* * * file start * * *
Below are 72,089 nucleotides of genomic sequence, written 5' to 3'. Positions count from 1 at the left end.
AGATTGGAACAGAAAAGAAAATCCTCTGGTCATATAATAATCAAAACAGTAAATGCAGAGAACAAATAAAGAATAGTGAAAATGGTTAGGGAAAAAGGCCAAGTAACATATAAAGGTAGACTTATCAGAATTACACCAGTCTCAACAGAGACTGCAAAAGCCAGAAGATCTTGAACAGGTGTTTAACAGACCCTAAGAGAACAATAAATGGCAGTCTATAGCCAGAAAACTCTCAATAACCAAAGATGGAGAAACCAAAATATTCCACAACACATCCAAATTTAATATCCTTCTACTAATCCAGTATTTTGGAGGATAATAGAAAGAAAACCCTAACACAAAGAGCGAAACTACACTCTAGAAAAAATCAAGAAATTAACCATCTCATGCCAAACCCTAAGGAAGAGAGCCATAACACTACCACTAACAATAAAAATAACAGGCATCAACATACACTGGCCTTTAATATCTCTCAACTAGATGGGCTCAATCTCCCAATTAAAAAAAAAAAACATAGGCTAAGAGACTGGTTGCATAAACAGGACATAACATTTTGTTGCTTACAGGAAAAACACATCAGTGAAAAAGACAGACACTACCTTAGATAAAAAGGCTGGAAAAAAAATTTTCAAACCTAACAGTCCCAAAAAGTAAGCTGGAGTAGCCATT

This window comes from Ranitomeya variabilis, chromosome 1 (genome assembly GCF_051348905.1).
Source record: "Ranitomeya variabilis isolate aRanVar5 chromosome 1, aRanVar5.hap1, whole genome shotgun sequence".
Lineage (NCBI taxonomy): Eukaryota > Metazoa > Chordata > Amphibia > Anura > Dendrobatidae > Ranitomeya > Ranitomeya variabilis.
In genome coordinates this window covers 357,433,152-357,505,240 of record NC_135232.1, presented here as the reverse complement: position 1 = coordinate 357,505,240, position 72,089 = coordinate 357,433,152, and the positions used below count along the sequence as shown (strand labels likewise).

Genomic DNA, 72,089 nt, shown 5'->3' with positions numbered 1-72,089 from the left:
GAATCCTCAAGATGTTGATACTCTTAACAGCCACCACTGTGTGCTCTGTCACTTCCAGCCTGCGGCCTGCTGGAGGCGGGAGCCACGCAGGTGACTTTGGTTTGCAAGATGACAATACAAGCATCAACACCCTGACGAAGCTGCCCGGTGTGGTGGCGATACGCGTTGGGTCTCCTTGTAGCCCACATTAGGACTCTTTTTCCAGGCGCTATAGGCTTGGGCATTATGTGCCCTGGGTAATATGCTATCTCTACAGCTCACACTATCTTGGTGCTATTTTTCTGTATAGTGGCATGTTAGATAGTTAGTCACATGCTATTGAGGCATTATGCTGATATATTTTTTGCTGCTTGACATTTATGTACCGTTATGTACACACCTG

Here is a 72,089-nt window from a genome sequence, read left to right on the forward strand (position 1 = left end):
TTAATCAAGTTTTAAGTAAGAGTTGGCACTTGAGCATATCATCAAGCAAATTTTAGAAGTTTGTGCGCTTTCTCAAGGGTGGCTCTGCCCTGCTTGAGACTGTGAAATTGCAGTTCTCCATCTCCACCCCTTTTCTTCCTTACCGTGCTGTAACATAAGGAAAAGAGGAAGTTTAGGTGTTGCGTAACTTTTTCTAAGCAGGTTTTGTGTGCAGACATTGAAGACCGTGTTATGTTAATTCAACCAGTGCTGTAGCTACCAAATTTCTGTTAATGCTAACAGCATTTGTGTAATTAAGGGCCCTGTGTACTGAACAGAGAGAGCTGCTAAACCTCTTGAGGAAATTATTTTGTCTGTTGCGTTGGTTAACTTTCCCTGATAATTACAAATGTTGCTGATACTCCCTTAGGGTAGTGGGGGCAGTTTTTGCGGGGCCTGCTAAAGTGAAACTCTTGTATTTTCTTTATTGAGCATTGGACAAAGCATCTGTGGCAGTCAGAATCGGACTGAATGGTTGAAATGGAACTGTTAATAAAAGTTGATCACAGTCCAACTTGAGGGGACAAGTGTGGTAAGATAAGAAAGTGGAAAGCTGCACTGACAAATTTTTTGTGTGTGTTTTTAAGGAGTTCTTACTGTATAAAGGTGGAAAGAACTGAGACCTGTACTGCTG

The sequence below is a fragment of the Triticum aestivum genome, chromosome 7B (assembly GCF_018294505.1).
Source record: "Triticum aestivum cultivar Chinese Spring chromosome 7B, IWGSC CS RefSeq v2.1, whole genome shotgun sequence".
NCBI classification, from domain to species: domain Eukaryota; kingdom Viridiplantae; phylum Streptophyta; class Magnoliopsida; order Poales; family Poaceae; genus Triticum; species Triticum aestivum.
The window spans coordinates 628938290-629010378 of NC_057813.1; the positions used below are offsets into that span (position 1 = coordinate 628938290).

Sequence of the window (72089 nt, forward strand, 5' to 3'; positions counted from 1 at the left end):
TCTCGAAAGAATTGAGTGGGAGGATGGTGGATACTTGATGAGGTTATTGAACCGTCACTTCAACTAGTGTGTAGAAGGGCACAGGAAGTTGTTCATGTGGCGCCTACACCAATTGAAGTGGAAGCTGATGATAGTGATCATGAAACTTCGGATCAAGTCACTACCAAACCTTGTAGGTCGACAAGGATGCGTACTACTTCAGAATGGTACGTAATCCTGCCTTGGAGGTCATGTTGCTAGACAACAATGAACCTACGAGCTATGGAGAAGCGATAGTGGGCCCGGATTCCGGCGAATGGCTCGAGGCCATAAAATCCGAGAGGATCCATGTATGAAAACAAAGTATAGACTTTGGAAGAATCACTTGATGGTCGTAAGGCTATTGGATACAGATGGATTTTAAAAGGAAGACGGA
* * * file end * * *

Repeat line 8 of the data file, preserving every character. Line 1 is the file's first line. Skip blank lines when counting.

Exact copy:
GAATCCTCAAGATGTTGATACTCTTAACAGCCACCACTGTGTGCTCTGTCACTTCCAGCCTGCGGCCTGCTGGAGGCGGGAGCCACGCAGGTGACTTTGGTTTGCAAGATGACAATACAAGCATCAACACCCTGACGAAGCTGCCCGGTGTGGTGGCGATACGCGTTGGGTCTCCTTGTAGCCCACATTAGGACTCTTTTTCCAGGCGCTATAGGCTTGGGCATTATGTGCCCTGGGTAATATGCTATCTCTACAGCTCACACTATCTTGGTGCTATTTTTCTGTATAGTGGCATGTTAGATAGTTAGTCACATGCTATTGAGGCATTATGCTGATATATTTTTTGCTGCTTGACATTTATGTACCGTTATGTACACACCTG